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The dawn of the sometimes calamitous 20th Century was marked with the all-too-short life of a spectacular young champion of the joy of contemplation. Juanita Fernández Solar was born in Santiago, Chile on July 13, 1900. Her parents, Miguel Fernández and Lucía Solar, were very devout Catholics, although their family life was somewhat dysfunctional. Her father was very concerned to maintain the financial security of the family, and her mother had to raise the children nearly alone. The family was prosperous, and young Juanita would benefit from an excellent education. Even from her earliest years, she was a sweet, loving child who was drawn to prayer and kind treatment of her large family and her many friends. Like any pretty young girl growing up in a well-to-do family, she could have lost herself in a distracting tempest of nice clothing, hair styles, boyfriends, and entertainment. Instead, she fell hopelessly in love with Jesus.

She received her First Communion at the age of 10, which she described as the “fusion of Jesus with my soul.” She was delighted to learn that she could engage in friendly conversations with Jesus, and assumed at first that anyone who received the Eucharist could have similar locutions. She had attended Mass with her mother almost every day since she was 6 years old, and had also developed a warm devotion to Mary, as one whose life was totally centered on Jesus.

Juanita grew up as a healthy and exuberant teen-ager, filled with the joy of living. She loved swimming, tennis, and horseback riding. According to her brother, she rode her horse madly, “like an Amazon goddess.” He described her magnificent passion for living as almost too much to bear. But she also loved reading and reflection on the lives of the saints. She became familiar with Teresa of Avila, Elizabeth of the Trinity, and Therese of Lisieux, and began to fantasize about becoming a Carmelite, even though she had never met one! The night before her appendectomy at age 14, she decided that she had a call to Carmel. Her younger sister argued vigorously that she was wasting her life and talents by joining a cloistered community, but Juanita was not discouraged.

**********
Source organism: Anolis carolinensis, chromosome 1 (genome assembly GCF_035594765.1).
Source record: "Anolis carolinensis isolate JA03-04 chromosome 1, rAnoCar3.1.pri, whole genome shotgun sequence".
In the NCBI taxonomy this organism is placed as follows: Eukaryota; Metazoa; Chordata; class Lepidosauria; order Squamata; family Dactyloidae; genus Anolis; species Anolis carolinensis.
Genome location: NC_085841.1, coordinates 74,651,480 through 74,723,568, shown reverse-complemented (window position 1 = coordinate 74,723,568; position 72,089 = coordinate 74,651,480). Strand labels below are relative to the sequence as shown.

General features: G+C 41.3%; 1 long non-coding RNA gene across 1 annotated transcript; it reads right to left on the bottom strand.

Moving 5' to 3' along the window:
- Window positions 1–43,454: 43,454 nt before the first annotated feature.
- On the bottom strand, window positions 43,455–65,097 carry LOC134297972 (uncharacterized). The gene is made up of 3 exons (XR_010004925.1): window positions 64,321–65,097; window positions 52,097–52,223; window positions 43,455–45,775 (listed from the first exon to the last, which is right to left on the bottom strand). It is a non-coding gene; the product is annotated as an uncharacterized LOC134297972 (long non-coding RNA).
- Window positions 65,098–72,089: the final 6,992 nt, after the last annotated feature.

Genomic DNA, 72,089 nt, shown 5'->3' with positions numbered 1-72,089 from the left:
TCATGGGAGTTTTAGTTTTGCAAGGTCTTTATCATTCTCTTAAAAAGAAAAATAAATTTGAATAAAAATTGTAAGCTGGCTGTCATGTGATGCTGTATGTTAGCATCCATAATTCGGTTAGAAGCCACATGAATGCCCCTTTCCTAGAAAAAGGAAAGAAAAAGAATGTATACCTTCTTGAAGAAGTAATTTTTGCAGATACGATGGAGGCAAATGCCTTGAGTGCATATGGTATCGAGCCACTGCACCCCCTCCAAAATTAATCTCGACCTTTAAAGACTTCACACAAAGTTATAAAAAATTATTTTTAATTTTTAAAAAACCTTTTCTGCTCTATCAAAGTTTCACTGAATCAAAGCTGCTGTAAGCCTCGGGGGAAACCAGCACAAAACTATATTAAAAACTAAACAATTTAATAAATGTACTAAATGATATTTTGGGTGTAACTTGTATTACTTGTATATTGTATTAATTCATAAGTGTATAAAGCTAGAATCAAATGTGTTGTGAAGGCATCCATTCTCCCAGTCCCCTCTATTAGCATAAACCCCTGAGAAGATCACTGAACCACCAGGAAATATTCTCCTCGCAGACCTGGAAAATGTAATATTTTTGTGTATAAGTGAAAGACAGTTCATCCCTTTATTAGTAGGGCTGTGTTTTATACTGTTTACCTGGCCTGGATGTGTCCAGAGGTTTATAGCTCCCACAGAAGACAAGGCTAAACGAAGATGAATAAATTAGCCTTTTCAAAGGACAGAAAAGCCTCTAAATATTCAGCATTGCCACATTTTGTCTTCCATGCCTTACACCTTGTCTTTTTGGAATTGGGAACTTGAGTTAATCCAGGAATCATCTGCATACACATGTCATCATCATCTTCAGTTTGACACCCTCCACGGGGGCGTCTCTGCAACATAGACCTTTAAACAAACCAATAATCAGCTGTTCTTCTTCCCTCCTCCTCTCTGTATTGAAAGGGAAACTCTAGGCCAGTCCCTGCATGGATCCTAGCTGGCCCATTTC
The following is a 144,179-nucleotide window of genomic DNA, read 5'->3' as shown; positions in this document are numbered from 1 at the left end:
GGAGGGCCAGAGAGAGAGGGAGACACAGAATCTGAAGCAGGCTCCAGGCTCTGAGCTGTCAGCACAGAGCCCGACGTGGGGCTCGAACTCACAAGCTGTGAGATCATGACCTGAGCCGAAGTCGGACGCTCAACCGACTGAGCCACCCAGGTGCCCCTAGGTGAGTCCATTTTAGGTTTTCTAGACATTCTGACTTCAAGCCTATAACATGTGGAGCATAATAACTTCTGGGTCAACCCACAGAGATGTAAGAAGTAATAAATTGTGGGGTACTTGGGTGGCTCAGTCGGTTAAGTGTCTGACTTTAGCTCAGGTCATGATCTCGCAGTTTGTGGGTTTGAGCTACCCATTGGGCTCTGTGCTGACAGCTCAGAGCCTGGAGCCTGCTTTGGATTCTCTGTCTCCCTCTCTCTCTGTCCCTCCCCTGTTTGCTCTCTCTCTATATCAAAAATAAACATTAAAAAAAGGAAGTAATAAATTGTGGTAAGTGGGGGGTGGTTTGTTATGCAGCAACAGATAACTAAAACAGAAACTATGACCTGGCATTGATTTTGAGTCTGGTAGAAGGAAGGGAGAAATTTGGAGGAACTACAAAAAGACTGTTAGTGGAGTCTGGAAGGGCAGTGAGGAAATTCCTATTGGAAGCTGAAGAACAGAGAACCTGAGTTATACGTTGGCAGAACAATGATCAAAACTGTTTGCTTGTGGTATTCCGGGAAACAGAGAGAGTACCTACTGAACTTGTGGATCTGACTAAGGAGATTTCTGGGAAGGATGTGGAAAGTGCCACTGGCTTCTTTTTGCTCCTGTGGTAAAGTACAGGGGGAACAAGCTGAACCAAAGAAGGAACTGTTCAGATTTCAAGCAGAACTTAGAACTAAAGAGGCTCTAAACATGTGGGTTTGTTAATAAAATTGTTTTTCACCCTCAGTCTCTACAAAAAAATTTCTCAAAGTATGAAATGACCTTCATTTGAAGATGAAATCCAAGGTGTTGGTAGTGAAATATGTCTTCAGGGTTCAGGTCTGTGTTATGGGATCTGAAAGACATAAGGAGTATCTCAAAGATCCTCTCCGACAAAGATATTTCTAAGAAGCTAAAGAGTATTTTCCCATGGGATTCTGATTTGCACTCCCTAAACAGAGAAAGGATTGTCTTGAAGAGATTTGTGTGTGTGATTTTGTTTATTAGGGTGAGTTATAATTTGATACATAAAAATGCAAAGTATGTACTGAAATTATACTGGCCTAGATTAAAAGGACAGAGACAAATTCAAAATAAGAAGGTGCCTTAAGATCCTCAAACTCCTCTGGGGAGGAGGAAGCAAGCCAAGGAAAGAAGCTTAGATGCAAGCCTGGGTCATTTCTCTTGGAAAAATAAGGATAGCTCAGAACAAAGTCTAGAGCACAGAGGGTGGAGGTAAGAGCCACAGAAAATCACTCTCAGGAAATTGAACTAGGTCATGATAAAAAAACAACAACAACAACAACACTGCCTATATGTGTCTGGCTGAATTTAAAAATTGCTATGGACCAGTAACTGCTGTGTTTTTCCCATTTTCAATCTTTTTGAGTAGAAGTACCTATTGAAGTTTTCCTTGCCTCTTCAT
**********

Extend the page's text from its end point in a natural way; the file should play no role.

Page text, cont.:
She began a correspondence with the prioress of the Convent of the Andes, who was surprised to discover the clarity with which this young woman could describe the Carmelite vocation. In a world that considered the vocation to the contemplative life utterly worthless, Juanita defended that dedication to selfless love with her customary passion and fire. She entered the Discalced Carmelite Nuns in Los Andes in July of 1919. She took the religious name of Teresa of Jesus, in homage to her 16th century mentor. Right from the start, she was determined to use letter writing as a vehicle to share her insights into loving God and God’s beautiful world. The nuns of her community would later testify that Juanita was already a saint when she entered the convent. It seemed that her only desire was to make goodness and virtue attractive to others of her own generation. She had no doubts about the materialism of her society, but she decided to make love of God even more attractive by practicing it herself.

Teresa showed a remarkably modern Christo-centric attitude in her prayer. Everything she did was focused on her desire to conform her life to Jesus and his loving presence. She went so far as to declare that his great “foolish” love for her was driving her to the point of madness, as she looked for ways to return some of that passionate concern. Her presence in the community was always surrounded with joy and radiant happiness, to such a degree that the other sisters could not help catching her spirit.

It is ironic that such an intense life would also be so short. Teresa of the Andes did not even survive for a whole year in Carmel. She came down with typhus during her novitiate year, and it became evident that she would not survive. By special permission, she was able to take her vows early, so that she died as a professed Carmelite during Holy Week of 1920. Her sister Rebecca, who had argued so strongly against her entering the convent, decided that her vocation had been a blessing after all. She replaced Teresa in the Los Andes Carmel, and lived there until her own death. If imitation is the highest form of praise, this serves as a suitable epitaph.         by Leopold Gluckert OCarm


St. Mary of Jesus Crucified

Mary of Jesus Crucified